On Tuesday evening our ship held its first annual recognition dinner, intended to honor those who have provided us with support in the past year. Our guests included: Occoquan Mayor Earnie Porta, Occoquan District Supervisor Mike May and his assistant Ed Cronin, BSA’s Occoquan District Commisioner Tim Rupert, BSA Assistant District Commissioner Tami Cope-Jones, Occoquan Regional Park Manager John Houser, Prince William Marina owner Carlton Phillips and his lovely wife Debbie, Carefree Boat Club representatives Leo Smith and Chris Ragland. I introduced those guests, and one of our two Eagle Scouts, Jared Habel, led the Pledge of Allegiance.
Mayor Porta prefaced reading the invocation with one of the humorous anecdotes for which he is known. This one referred to my having endured his giving his first invocation some weeks ago, in which he rambled for about 10 minutes. He ended the story by holding up our event invocation so all could see its brevity and stating that I had given him this in order to ensure that he would not go on and on. Once the invocation was over, Earnie asked if this meant we could all eat. Of course! (That’s why I wanted to keep it brief.)
We put out a good potluck spread, with lasagne, mac and cheese, a broccoli casserole, a potato and onion casserole, tossed salad, ham, turkey breast, and a variety of beverages and desserts. Everyone seemed to enjoy the meal, and there was a happy, congenial air to the room.
After everyone had some time to eat, the Boatswain and I went back to the front of the room to begin the recognitions. Aside from presenting plaques to our major donors, we also recognized our two captains, John Ashton and Tom Finn, and two leaders who had given “above and beyond” the call of duty: COR Stu Sanford and Mate for Program Dan Schmoker. In addition, I presented adult and youth officers with a small gift I heped my friend Debra prepare. She donated gear bags in memory of her father, who loved sailing until his last days, and who taught his children and step-children to sail. I wanted everyone to recognize “These officers are some of the people who regularly contribute their time, energy and talents to our ship.” and thank them for their service. I also wanted all to know that Stu and Dan had done so much more, and why I appreciated their contributions. It was fun to end my comments about Dan on a note that raised applause for his amazing accomplishment in Amanda Grace‘s homecoming sail.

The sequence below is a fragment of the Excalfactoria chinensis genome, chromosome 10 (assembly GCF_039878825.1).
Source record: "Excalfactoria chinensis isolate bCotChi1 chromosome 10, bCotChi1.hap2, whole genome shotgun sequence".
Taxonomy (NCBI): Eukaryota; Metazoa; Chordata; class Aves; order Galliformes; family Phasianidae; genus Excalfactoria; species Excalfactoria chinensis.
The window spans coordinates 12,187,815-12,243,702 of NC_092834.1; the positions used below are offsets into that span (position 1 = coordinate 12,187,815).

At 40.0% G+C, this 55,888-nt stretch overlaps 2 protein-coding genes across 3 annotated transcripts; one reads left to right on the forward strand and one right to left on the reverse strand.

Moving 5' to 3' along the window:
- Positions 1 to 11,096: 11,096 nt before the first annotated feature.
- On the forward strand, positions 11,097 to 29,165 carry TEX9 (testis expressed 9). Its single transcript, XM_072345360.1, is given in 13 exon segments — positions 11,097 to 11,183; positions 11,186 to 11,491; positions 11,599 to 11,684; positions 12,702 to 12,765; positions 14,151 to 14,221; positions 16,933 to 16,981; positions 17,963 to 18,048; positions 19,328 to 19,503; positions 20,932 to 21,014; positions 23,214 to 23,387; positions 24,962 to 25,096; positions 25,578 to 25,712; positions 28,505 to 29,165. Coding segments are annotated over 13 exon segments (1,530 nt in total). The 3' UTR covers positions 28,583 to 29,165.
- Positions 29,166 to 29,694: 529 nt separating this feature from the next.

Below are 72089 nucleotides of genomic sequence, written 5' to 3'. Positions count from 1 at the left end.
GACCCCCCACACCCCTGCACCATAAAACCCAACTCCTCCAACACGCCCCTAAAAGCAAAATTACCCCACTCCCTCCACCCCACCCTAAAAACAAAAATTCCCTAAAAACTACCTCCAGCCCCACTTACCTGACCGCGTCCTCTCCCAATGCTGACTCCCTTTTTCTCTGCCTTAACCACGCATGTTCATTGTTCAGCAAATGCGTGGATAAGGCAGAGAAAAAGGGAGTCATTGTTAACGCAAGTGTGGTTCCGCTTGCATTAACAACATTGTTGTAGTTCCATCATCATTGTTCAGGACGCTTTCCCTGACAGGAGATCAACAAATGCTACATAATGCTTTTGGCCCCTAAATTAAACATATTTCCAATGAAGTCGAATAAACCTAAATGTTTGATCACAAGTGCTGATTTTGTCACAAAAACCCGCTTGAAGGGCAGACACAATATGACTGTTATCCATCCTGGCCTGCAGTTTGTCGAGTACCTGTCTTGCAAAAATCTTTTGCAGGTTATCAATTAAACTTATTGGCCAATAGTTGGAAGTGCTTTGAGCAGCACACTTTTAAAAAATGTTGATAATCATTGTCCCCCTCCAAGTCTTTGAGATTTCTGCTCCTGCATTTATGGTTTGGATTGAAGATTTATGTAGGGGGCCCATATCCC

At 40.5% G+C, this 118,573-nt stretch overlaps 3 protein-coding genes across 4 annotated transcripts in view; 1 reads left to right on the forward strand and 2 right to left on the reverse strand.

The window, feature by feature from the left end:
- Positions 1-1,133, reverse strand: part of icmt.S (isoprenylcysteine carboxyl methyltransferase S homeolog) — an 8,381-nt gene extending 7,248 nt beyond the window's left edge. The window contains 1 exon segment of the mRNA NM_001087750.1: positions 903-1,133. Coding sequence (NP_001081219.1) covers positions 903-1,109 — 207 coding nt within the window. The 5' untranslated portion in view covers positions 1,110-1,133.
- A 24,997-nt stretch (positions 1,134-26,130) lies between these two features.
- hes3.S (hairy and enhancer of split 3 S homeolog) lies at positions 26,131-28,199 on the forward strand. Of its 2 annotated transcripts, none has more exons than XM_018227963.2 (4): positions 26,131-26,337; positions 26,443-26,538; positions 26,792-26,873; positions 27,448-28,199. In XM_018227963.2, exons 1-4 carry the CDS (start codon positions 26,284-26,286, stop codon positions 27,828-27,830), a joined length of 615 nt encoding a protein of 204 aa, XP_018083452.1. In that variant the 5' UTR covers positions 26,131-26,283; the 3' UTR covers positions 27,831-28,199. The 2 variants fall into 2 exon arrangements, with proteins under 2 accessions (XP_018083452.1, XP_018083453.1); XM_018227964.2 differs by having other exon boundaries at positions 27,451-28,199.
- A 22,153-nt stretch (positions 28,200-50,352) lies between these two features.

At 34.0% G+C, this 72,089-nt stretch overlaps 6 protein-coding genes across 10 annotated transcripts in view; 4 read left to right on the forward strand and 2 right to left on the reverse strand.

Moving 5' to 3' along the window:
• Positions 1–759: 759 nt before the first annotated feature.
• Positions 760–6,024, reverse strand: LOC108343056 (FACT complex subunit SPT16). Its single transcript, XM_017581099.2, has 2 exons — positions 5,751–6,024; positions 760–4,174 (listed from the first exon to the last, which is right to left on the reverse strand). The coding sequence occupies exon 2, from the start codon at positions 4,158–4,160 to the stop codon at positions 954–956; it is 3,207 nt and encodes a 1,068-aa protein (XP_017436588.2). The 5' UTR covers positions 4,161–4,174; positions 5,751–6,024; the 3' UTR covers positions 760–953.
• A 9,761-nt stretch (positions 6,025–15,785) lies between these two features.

After I gave out awards and recognition, our Boatswain, her Mate for Program and our Assistant Bravo Crew Leader presented me with two gifts. Before presenting, Boatswain Keller noted that I had done a great deal to make the ship a success, and even told them I had put in 7 hours of ship work in the previous day alone. Rebecca presented a bisqueware plate, with a beautiful rendition of Amanda Grace, hand painted by her sister Judith, who is a professional captain. The plate bears signatures from some of our scouts and leaders, and is ready for more. I could hardly believe how lovely and perfect is this gift! It is very meaningful, and I will cherish it always.
Then Sarah presented me with the best consumable gift, a box of Gearharts chocolates! I could not resist noting that these are from one of the top 50 chocolatiers in the country, with delicious ingredients like whiskey, fresh mint, and cardamom.
Two more celebrations that night: Carefree Boat Club’s gifting to us the Catalina 22 “Takin’ It Breezy,” and Luis’s fifteenth birthday. His parents brought a cake and we sang before eating it.
The evening wound down and we made the scouts–who were outfitted in their dress blue uniforms for the first time–pose for group shots. There were so many flashes it was like a press conference!
Though it took a lot of last-minute scrambling , we pulled off our first recognition dinner with success. We had a nice set up, plenty of good food, enthusiastic acknowledgment of our honorees and making them feel welcome, and incredibly efficient and thorough clean up. I suppose we will do it again next year. With this template created, the scouts will be able to handle this all by themselves. I will be the image of what they say is “the successful skipper,” the one who, at an event, looks like she isn’t doing anything, because she has done all her work–including training her scouts for their leadership roles–ahead of time. She socializes and relaxes, while her scouts go about their business, knowing what to do, and doing it well.
I can dream, can’t I?